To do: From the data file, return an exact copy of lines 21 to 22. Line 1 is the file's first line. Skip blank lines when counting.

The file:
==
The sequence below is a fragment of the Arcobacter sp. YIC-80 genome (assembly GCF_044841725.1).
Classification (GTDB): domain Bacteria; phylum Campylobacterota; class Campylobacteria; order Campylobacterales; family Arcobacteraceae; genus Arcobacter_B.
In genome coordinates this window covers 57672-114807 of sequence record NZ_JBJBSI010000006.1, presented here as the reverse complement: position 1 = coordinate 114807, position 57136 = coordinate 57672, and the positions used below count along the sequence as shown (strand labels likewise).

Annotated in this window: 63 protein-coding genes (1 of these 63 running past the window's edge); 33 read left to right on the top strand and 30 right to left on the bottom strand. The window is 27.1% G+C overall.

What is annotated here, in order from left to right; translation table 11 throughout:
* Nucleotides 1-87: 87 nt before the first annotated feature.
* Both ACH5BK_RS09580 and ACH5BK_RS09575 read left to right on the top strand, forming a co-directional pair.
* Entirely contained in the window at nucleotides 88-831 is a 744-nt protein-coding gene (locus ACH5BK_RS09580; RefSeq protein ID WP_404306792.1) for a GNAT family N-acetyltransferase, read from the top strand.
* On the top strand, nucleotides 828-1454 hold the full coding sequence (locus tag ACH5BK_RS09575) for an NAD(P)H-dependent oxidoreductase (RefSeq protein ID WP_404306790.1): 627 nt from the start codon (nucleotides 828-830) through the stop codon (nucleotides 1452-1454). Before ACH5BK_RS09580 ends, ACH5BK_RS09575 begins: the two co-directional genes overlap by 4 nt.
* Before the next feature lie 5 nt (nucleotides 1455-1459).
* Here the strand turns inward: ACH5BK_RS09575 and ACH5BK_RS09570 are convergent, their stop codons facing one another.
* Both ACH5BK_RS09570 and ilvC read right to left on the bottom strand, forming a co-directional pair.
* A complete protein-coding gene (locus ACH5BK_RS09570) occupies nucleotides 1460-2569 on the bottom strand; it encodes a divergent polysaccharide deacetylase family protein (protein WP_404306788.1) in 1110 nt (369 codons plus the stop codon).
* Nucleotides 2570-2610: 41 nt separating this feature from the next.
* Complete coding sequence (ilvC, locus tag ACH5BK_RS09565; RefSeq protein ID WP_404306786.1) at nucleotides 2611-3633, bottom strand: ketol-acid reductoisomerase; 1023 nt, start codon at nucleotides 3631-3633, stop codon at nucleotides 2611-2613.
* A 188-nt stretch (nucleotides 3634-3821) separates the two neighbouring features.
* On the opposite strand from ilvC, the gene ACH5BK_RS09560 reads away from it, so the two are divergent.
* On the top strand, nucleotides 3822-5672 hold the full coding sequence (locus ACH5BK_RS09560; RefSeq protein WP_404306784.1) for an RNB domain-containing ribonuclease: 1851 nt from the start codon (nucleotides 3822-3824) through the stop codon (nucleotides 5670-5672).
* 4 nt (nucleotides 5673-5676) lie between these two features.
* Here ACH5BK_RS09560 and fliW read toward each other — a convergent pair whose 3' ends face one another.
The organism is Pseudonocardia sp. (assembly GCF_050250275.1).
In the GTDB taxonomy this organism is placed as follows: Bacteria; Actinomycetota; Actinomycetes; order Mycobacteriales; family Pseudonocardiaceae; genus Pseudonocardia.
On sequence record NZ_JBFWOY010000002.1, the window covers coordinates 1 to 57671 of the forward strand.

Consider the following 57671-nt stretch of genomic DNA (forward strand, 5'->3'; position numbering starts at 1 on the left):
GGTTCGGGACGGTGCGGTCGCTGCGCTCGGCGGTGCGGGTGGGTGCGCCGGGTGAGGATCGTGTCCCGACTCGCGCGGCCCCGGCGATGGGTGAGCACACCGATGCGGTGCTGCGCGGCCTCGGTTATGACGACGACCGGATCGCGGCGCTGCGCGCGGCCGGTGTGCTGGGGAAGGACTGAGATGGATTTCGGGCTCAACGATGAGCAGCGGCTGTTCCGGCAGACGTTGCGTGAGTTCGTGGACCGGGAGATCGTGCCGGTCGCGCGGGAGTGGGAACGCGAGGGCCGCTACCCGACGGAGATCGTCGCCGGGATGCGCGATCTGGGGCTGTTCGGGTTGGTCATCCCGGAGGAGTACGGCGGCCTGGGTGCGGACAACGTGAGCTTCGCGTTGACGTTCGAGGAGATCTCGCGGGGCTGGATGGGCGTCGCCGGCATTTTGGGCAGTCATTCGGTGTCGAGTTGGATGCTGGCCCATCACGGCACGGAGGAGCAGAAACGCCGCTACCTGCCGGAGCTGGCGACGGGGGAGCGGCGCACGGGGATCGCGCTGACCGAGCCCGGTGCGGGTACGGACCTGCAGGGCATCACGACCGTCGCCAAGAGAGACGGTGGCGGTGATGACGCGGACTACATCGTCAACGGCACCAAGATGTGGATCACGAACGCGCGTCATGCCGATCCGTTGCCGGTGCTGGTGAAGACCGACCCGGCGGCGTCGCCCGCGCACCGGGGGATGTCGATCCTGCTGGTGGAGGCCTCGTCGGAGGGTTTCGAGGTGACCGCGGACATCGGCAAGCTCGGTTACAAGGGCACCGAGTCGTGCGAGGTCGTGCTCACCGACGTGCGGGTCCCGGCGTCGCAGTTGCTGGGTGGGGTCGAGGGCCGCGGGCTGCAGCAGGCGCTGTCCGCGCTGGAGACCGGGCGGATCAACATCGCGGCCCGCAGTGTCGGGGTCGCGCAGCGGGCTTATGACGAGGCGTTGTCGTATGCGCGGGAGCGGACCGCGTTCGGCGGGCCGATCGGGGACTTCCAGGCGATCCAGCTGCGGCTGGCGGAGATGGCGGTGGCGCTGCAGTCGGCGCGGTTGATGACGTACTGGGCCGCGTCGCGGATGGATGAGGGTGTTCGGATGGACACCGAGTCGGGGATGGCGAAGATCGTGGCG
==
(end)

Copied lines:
The organism is Pseudonocardia sp. (assembly GCF_050250275.1).
In the GTDB taxonomy this organism is placed as follows: Bacteria; Actinomycetota; Actinomycetes; order Mycobacteriales; family Pseudonocardiaceae; genus Pseudonocardia.